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Poland's Energy Strategy by 2040

Poland’s Energy Policy by 2040 (PEP2040) is an update of the Polish energy strategy prepared in 2009. The new energy strategy lays out a plan for meeting Poland’s increasing electricity consumption, which amounts to almost 170TWh and is expected to grow further. Also, the strategy will prepare the national energy and climate plans, which will include national targets, contributions, policies and required measures.
The major PEP2040 revisions include: significant decrease of the share of coal in the national power generation mix from current 80% to 60% in 2030 and 22% in 2040; substantial increase of the share of renewable generation in solar capacity and offshore wind; decrease of an onshore wind capacity after 2030; and introduction of nuclear power in 2033. Additionally, the Ministry of Energy is planning to expand transmission and distribution grids, trans-border connections, develop high-efficient cogeneration, diversify gas and crude oil supplies and develop a national gas transmission system. 

Hard coal and lignite 

According to PEP2040, significant withdrawal of coal capacity is expected in the next several years due to the international energy efficiency and environmental obligations. Between 2018 and 2035, approximately 16.7 GW of existing coal-fired power generation is expected to be phased out of the system. At the same time, 5.9 GW new coal capacity is expected to be built. Apart from Ostroleka C power plant that currently is under construction, new coal-fired capacity can only be created in cogeneration.  After 2030, the Ministry of Energy plans to replace lignite with nuclear. Coal will remain the dominant source of power supply, with around 60% of generation coming from hard coal and lignite in 2030.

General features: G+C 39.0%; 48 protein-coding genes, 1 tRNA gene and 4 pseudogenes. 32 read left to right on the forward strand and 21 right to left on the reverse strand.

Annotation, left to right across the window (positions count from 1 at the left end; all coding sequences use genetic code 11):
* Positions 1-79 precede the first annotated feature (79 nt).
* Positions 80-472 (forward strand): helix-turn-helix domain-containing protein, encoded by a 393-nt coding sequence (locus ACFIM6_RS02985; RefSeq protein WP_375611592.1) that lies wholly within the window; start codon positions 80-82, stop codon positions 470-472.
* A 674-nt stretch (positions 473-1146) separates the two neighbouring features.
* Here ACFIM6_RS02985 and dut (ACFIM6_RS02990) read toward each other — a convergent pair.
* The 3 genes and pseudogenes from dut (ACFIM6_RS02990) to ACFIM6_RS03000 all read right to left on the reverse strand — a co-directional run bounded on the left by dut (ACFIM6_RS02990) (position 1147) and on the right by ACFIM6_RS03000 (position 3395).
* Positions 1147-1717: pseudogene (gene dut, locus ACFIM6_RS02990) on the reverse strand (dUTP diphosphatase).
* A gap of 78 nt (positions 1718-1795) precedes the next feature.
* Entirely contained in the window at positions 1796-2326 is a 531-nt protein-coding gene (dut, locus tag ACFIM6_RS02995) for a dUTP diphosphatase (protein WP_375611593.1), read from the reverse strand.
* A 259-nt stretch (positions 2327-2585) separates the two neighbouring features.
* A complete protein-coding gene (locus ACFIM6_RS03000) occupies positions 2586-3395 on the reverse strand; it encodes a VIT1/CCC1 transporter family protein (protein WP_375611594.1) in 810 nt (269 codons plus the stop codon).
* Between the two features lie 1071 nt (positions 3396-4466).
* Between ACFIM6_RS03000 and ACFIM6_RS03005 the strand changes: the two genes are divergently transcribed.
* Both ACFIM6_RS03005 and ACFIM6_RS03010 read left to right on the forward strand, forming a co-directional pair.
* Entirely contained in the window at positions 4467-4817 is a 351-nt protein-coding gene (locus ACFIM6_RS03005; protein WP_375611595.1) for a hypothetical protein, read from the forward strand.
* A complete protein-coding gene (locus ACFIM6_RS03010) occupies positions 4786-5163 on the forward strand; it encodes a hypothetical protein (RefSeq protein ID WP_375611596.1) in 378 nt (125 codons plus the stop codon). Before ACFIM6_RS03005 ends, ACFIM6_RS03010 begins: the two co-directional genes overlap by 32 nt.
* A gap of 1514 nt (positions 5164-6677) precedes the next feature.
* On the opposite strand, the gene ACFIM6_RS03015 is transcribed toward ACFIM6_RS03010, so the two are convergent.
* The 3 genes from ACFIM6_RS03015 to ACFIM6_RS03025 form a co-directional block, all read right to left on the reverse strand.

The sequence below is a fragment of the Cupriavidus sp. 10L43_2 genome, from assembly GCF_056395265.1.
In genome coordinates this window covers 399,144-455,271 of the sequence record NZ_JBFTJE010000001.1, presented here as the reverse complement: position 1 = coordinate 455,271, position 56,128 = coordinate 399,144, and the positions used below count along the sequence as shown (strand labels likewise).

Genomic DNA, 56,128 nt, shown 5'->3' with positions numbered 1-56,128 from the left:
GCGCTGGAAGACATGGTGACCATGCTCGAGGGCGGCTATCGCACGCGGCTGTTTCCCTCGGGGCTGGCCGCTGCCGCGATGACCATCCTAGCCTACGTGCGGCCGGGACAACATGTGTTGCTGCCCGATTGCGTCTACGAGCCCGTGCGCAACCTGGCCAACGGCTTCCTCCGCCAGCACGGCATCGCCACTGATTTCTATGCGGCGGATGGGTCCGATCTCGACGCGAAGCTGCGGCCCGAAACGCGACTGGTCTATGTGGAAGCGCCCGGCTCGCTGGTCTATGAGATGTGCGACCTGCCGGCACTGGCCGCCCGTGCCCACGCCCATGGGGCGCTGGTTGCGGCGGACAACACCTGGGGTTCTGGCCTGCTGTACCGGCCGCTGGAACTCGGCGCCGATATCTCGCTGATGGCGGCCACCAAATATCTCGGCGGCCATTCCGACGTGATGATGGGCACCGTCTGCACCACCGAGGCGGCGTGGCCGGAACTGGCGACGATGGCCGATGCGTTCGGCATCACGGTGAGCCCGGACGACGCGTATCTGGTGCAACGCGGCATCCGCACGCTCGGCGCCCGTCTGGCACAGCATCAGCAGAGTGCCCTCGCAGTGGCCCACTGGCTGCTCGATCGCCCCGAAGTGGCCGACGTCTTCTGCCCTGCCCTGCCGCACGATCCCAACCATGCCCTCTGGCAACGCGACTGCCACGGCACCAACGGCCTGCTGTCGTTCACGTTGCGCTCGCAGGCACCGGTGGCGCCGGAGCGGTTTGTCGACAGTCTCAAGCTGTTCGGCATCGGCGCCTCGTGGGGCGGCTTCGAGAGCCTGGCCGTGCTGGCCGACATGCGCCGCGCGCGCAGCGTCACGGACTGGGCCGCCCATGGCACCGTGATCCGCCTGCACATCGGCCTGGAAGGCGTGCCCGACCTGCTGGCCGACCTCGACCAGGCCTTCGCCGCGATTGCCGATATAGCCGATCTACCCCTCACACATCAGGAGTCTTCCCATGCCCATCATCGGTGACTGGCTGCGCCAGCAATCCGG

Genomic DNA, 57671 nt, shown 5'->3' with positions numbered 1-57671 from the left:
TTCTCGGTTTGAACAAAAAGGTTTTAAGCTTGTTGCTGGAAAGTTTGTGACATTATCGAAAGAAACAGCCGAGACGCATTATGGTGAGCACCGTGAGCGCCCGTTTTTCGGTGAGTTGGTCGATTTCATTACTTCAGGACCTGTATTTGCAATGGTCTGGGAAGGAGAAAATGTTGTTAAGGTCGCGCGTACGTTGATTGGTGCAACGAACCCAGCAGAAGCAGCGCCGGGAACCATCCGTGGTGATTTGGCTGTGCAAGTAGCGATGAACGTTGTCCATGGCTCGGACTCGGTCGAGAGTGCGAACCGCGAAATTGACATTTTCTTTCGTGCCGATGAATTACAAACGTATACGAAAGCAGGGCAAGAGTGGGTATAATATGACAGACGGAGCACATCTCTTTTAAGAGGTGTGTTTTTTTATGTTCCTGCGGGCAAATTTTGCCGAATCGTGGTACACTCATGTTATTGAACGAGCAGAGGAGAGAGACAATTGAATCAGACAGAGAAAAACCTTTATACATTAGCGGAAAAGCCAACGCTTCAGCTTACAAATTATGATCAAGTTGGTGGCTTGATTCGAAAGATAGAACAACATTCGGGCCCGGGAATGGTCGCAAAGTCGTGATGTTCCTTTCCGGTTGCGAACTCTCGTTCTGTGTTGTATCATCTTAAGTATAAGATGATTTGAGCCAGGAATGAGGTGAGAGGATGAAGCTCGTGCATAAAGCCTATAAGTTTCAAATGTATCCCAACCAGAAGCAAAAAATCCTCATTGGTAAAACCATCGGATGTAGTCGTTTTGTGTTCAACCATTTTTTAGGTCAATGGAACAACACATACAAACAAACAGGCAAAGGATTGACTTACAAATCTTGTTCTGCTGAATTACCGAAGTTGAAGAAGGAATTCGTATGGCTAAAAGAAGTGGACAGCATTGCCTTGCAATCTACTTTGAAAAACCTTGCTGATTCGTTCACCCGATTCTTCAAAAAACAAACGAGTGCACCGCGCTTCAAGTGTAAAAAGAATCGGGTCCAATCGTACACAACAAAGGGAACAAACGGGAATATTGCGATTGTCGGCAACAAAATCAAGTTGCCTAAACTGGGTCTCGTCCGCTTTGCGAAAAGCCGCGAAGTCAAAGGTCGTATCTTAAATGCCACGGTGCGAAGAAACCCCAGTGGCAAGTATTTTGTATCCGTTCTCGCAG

Nuclear power

The Ministry of Energy plans to launch operations of the first 1-1.5GW nuclear power reactor in 2033. The remaining five reactors are expected to come into live by 2043 every two years. Poland plans to reach the total nuclear power plant output capacity of 6-9GW.

Renewable energy sources (RES)

PEP provides for development of photovoltaics and offshore wind farms as key RES in Poland. The maximum level of annual capacity growth in the system was set at 1 GW for photovoltaic sources and 1.2 GW for offshore wind farms to reach 10 GW installed power in the Baltic wind farms in 2040.  In accordance with the current legal status, no new onshore wind power plants would be built. In the PEP annexes, a decrease of onshore wind is predicted – from 6.4GW in 2018 to 6GW in 2030 and 2.1GW in 2035.  RES in final energy consumption will reach around 21% in 2030, translating to about 27% in net electricity production.

Based to the draft PEP2040, the average emission of power sector is planned at 394 kg CO2/MWh.  According to the Minister of Energy Tchorzewski, introduction of all PEP provisions into Polish energy sector will cost $100 billion.

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